1-7 January 2006

Installment #299---
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Winter Hummingbird Expedition to Costa Rica
in February 2006


Just after dawn one day this week we grabbed our digital camera and 400mm telephoto lens to go out and shoot some seedy silhouettes at Hilton Pond Center. No, we weren't trying to capture the image of two passionate lovers outlined against a window shade; the kind of seediness we were looking for was high in the trees, where the angle of the morning sun backlit fruit still dangling from topmost branches. In midwinter--long after hardwoods drop their uniquely shaped leaves that help us know their species--it's still possible to identify many trees just by the shapes and silhouettes of their sometimes empty seed pods.

All text & photos © Hilton Pond Center

Perhaps the most distinctive and plentiful tree at Hilton Pond Center produces a plethora of prickly 1.5-inch brown balls that dangle from long, thread-like stems. If you've ever stepped barefoot on one of these little spheres, you'll recognize it as coming from Sweetgum, Liquidambar styraciflua (above). Sweetgum balls are the bane of the bird bander because each little prickle ends in a tiny hook that grabs tightly onto the mesh of mist nets used to capture birds. On a windy day, dozens of these balls can fall from the tree and tangle in a net--meaning the bander spends more time extricating Sweetgum fruit than catching birds.

Another tree species bears a spherical fruit similar in size to that of Sweetgum, but its texture is far different. The American Sycamore, Platanus occidentalis (above), has balls that are soft and almost downy. Most break into hundreds of little downy tufts that allow wind to disperse the attached seeds, so by this time of year it's not uncommon for a tree to have few intact seed balls. Several winters ago, as we stood beneath one of the Center's two sycamores, we were met by a continuous shower of fluffy seeds as a mixed flock of titmice, kinglets, and Yellow-rumped Warblers pecked through sycamore balls above.

We were particularly surprised this week to see fruit still hanging from topmost branches of a tree that usually drops its seeds--or has them plundered by arboreal mammals--by early or late fall. Right on the bank of Hilton Pond, a tall Common Persimmon, Diospyros virginiana (right), still held two of its bright orange fruits--each about two inches in diameter. From our ground-level vantage point it appeared the persimmons were whole and heavily wrinkled. We're willing to bet they've lost their notorious pucker power by now and are full of concentrated sugar that would be a terrific energy source for an animal aerobatic enough to harvest them.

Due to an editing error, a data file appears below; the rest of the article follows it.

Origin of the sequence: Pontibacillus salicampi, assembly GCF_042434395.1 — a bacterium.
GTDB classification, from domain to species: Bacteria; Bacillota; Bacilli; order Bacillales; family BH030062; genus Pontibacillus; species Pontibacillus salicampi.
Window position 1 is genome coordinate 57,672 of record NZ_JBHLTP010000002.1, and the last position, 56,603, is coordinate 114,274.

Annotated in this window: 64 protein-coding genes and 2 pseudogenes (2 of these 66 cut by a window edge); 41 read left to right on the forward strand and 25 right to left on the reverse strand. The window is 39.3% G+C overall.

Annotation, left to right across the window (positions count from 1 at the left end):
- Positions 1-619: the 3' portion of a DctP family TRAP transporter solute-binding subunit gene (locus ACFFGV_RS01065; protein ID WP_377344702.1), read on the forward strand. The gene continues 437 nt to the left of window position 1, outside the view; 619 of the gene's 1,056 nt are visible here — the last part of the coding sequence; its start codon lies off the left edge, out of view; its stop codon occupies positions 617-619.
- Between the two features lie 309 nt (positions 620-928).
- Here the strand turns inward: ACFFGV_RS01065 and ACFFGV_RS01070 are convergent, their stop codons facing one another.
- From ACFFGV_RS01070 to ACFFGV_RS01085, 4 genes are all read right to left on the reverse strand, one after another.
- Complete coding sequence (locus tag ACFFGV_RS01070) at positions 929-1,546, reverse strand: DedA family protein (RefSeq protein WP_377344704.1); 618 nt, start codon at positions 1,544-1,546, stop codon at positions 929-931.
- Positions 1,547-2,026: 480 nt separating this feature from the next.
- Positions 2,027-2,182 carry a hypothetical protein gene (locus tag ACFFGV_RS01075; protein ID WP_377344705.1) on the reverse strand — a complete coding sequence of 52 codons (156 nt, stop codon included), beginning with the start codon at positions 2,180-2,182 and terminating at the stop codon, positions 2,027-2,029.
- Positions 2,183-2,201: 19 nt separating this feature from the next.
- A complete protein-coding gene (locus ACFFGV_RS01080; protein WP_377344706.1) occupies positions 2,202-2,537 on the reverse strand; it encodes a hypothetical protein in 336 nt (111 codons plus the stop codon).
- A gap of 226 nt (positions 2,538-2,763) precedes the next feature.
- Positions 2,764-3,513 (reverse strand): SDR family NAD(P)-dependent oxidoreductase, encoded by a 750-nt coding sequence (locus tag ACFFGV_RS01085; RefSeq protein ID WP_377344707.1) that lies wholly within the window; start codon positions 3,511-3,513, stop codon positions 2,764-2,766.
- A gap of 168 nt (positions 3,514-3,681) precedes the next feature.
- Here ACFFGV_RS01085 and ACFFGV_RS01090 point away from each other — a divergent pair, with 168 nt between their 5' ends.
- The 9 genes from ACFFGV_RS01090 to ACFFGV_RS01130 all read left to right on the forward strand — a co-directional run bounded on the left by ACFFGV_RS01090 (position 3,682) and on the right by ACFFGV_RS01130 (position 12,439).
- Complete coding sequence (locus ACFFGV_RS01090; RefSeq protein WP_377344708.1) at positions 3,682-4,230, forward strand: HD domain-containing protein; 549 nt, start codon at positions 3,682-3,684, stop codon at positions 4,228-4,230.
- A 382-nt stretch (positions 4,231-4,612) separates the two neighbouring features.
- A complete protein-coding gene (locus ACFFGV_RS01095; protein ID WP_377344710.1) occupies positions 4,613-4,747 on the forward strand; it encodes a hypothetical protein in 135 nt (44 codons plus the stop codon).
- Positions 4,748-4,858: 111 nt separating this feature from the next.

Closer to ground level, several understory trees not far from the pond held dense clusters of seeds so dry we could hear them rustle against each other in the wind. These flat four-inch-long fruits were truly "pea pods," since they hung on a member of the Pea Family called Eastern Redbud, Cercis canadensis (below left). Since the seed clusters were not quite fully darkened silhouettes, we could see the pods had a series of bumps along their lengths--each bump being a raised section that covered the pea. To our knowledge, birds and mammals pay little attention to redbud seeds, although in closer view we often find tiny insect holes riddling the outsides of almost every pod.

A little further down the trail we found another tree bearing what looked like redbud pods--on steroids. Again we could see bumps where peas were hidden within, but in this case the pods were a foot long, thicker, and somewhat twisted. Along the main trunk were small clusters of sharp spines that deter herbivores--some of which undoubtedly would like to get at the contents the twisted pods of this Honeylocust, Gleditsia triacanthos (below). Although Honeylocust pods are tough and leathery, any organism industrious enough to peel open the pod--and that includes appreciative humans--will be rewarded by a sweet, gummy pulp that gives the tree its common name.

Among our tallest trees at Hilton Pond are those with straight, pale gray trunks that reach high into the canopy. On their top branches--up where the most sunlight is available--these trees erupt each spring with bright yellow blossoms shaped like tulips. In fact, these are called Tulip Trees, Liriodendron tulipifera, also known as Yellow Poplar. Curiously, the seed pod of the Tulip Tree is also tulip-shaped, as shown in the photo below. Seeds from these pods are long-gone, dispersed by wind or picked clean by birds from Carolina Chickadees to Downy Woodpeckers. At first glance one might not realize the Tulip Tree is actually in the Magnolia Family, but a close view of its flower anatomy next spring will reveal the relatedness.